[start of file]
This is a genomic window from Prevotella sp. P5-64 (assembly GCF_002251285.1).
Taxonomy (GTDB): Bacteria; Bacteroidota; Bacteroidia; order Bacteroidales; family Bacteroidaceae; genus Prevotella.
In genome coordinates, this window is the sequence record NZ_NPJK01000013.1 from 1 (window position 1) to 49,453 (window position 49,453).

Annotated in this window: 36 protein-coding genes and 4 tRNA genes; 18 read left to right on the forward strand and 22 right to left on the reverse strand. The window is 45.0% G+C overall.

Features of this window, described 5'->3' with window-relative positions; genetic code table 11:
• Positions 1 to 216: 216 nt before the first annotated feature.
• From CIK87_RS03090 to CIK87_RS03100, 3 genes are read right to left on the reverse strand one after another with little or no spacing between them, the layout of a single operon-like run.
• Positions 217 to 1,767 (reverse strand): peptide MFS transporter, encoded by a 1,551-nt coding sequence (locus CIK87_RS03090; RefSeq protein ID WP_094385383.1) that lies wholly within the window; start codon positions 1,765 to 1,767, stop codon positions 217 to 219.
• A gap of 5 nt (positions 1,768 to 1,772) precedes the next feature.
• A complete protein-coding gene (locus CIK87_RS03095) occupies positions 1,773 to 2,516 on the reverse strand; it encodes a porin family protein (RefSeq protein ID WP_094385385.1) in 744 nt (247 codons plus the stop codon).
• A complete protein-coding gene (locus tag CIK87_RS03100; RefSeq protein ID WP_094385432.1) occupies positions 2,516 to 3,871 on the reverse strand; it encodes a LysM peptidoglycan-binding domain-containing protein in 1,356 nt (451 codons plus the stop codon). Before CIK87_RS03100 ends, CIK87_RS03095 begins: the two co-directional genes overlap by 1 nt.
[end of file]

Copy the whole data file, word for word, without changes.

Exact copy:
This is a genomic window from Prevotella sp. P5-64 (assembly GCF_002251285.1).
Taxonomy (GTDB): Bacteria; Bacteroidota; Bacteroidia; order Bacteroidales; family Bacteroidaceae; genus Prevotella.
In genome coordinates, this window is the sequence record NZ_NPJK01000013.1 from 1 (window position 1) to 49,453 (window position 49,453).

Annotated in this window: 36 protein-coding genes and 4 tRNA genes; 18 read left to right on the forward strand and 22 right to left on the reverse strand. The window is 45.0% G+C overall.

Features of this window, described 5'->3' with window-relative positions; genetic code table 11:
• Positions 1 to 216: 216 nt before the first annotated feature.
• From CIK87_RS03090 to CIK87_RS03100, 3 genes are read right to left on the reverse strand one after another with little or no spacing between them, the layout of a single operon-like run.
• Positions 217 to 1,767 (reverse strand): peptide MFS transporter, encoded by a 1,551-nt coding sequence (locus CIK87_RS03090; RefSeq protein ID WP_094385383.1) that lies wholly within the window; start codon positions 1,765 to 1,767, stop codon positions 217 to 219.
• A gap of 5 nt (positions 1,768 to 1,772) precedes the next feature.
• A complete protein-coding gene (locus CIK87_RS03095) occupies positions 1,773 to 2,516 on the reverse strand; it encodes a porin family protein (RefSeq protein ID WP_094385385.1) in 744 nt (247 codons plus the stop codon).
• A complete protein-coding gene (locus tag CIK87_RS03100; RefSeq protein ID WP_094385432.1) occupies positions 2,516 to 3,871 on the reverse strand; it encodes a LysM peptidoglycan-binding domain-containing protein in 1,356 nt (451 codons plus the stop codon). Before CIK87_RS03100 ends, CIK87_RS03095 begins: the two co-directional genes overlap by 1 nt.